Institute a "no more free food" policy. I'm not saying you can't share your food with you're dog if that's something you enjoy doing. I'm saying that your dog needs a cue to know that this piece of food is going to be for them. It can be as simple as "sit," although I prefer to ask for a behavior that is incompatible with resource guarding. My favorite is a "go to mat" while I eat. The dog can't be on the mat AND chasing another dog away from food. This also gives the advantage of increased distance. Remember, when you're working with resource guarding, you have two triggers: the resource and the other dog. Distance can help to reduce the intensity of the triggers. Personally, I've noticed that my dogs won't resource guard something if they're not the closest dog to the resource. For example, if I'm eating on the couch with Rubi next to me, and another dog approaches, Rubi may grumble. If I'm eating on the couch and Rubi is on her mat and another dog approaches me, she won't be bothered. She knows that her food will come to her on the mat.

Teach a "none of this is yours" cue. This is probably the least important of these three structure items, but it can still be beneficial. I teach it by giving my dogs the "go away" cue when I sit down to eat, and then ignoring them for the entire meal. This can be really frustrating if your dogis used to getting food when you eat, so be sure to teach it away from your other dog(s) so your resource guarder doesn't take their frustrations out on others. If you choose to teach this, it's important that when you cue it with more than one dog present, none of the dogs get food. There have been studies showing that dogs do have some rudimentary understanding of fairness, and I think that it's particularly important to be fair when working with resource guarding. It certainly can't hurt.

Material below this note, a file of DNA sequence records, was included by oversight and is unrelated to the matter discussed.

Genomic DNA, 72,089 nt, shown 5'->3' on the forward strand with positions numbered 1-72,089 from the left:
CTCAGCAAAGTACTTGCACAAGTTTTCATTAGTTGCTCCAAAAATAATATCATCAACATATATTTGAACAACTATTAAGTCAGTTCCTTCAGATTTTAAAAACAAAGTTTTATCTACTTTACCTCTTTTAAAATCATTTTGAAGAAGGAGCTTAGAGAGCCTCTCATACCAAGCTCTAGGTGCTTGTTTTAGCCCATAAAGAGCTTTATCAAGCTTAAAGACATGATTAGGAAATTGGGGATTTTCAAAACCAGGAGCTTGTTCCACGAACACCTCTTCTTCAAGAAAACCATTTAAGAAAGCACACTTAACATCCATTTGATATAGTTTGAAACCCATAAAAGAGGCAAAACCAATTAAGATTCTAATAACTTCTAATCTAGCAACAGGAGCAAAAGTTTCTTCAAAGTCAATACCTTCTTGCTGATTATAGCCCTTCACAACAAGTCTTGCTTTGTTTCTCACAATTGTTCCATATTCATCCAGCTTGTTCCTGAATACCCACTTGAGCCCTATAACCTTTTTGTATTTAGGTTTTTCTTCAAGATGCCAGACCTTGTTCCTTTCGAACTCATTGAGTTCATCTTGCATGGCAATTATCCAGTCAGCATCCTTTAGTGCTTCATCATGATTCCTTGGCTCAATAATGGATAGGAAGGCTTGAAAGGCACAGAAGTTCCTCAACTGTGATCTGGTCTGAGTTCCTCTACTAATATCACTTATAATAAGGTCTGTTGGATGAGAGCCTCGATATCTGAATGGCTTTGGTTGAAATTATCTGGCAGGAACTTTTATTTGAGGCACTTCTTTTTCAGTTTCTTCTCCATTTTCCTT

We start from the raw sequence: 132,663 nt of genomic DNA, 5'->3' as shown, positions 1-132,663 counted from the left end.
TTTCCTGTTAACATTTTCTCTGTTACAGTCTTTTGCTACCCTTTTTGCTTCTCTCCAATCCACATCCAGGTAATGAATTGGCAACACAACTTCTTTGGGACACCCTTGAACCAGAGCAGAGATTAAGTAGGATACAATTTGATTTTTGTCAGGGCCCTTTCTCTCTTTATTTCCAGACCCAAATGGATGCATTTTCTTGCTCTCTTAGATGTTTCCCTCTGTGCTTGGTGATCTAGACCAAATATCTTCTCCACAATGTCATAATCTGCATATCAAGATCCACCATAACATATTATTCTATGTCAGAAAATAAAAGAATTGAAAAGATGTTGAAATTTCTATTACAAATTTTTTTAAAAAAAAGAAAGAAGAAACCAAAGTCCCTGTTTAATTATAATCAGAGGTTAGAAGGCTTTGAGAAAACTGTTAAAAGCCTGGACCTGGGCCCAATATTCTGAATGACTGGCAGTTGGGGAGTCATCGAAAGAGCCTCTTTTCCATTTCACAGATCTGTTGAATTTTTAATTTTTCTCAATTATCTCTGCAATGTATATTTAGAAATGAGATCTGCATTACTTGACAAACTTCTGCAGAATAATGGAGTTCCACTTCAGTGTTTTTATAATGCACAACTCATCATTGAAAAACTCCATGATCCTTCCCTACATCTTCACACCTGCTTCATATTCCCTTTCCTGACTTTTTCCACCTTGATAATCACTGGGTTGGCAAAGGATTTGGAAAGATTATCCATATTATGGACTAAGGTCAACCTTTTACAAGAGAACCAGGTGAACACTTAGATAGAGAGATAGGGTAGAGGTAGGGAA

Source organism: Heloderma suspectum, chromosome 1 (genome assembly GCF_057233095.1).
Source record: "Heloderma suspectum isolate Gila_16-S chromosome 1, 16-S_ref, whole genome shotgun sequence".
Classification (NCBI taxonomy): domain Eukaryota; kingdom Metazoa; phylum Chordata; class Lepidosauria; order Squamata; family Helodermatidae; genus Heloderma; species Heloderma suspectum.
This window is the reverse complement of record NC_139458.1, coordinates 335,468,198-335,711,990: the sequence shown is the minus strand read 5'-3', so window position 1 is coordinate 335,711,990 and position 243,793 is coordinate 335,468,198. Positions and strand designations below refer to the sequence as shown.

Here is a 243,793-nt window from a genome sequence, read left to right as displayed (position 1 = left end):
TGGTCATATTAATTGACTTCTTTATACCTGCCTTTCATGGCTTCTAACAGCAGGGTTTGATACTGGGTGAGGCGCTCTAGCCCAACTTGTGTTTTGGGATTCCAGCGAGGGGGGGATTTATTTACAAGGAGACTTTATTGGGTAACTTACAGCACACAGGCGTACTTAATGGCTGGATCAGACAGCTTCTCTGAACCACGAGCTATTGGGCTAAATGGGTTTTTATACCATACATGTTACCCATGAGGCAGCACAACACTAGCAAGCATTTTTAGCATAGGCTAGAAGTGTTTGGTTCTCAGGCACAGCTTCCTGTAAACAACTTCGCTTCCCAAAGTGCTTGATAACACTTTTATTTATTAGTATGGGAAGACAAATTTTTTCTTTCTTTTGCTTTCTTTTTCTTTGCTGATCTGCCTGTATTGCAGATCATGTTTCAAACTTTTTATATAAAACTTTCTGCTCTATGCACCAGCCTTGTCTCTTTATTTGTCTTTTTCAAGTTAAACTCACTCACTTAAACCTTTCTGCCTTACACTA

In addition to providing structure, you can also actively train resource guarding dogs to love it when other dogs get food! To do this, I already have a reliable nonverbal leave it - when I hold my hand out with food in it, I want my dogs to understand that the food in that hand is not for them unless I drop it directly into their mouth. The reason for this is that I don't want two dogs moving toward the food at the same time. Then we practice: non-resource guarding dog gets food, resource guarding dog gets food. It's your basic counter conditioning; the other dog eating becomes a predictor of your resource guarder getting a cookie. I call this the "give a cookie/get a cookie" game. Management of distance it particularly important for this game, though. If I'm not certain my resource guarder can tolerate seeing another dog get food, I'll tether my resource guarder on the other side of the room or put a baby gate between them. This should be a fun activity for both dogs - not a stressful, tense event.